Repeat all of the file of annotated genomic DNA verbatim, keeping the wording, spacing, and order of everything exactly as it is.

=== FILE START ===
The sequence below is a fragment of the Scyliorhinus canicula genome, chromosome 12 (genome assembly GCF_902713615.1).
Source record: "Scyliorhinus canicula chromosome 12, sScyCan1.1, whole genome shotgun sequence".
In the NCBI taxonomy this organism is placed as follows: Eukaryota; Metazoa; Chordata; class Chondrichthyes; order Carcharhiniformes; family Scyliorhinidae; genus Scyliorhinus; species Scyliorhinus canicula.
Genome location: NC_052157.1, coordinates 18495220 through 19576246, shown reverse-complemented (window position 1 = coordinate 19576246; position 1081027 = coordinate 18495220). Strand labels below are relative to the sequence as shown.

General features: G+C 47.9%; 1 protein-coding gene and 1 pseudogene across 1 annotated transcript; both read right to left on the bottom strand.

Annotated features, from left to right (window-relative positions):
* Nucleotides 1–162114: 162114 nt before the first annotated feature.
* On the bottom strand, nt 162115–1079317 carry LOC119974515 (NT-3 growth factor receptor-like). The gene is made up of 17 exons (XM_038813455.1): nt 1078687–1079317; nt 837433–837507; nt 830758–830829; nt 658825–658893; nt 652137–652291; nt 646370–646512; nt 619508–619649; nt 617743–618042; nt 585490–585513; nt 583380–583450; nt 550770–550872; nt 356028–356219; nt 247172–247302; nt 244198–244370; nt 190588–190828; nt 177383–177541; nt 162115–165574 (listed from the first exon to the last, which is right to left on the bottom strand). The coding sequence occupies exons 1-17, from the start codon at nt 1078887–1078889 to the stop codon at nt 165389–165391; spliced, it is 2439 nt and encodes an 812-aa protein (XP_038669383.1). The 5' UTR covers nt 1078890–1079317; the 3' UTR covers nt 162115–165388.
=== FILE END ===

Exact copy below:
The sequence below is a fragment of the Scyliorhinus canicula genome, chromosome 12 (genome assembly GCF_902713615.1).
Source record: "Scyliorhinus canicula chromosome 12, sScyCan1.1, whole genome shotgun sequence".
In the NCBI taxonomy this organism is placed as follows: Eukaryota; Metazoa; Chordata; class Chondrichthyes; order Carcharhiniformes; family Scyliorhinidae; genus Scyliorhinus; species Scyliorhinus canicula.
Genome location: NC_052157.1, coordinates 18495220 through 19576246, shown reverse-complemented (window position 1 = coordinate 19576246; position 1081027 = coordinate 18495220). Strand labels below are relative to the sequence as shown.

General features: G+C 47.9%; 1 protein-coding gene and 1 pseudogene across 1 annotated transcript; both read right to left on the bottom strand.

Annotated features, from left to right (window-relative positions):
* Nucleotides 1–162114: 162114 nt before the first annotated feature.
* On the bottom strand, nt 162115–1079317 carry LOC119974515 (NT-3 growth factor receptor-like). The gene is made up of 17 exons (XM_038813455.1): nt 1078687–1079317; nt 837433–837507; nt 830758–830829; nt 658825–658893; nt 652137–652291; nt 646370–646512; nt 619508–619649; nt 617743–618042; nt 585490–585513; nt 583380–583450; nt 550770–550872; nt 356028–356219; nt 247172–247302; nt 244198–244370; nt 190588–190828; nt 177383–177541; nt 162115–165574 (listed from the first exon to the last, which is right to left on the bottom strand). The coding sequence occupies exons 1-17, from the start codon at nt 1078887–1078889 to the stop codon at nt 165389–165391; spliced, it is 2439 nt and encodes an 812-aa protein (XP_038669383.1). The 5' UTR covers nt 1078890–1079317; the 3' UTR covers nt 162115–165388.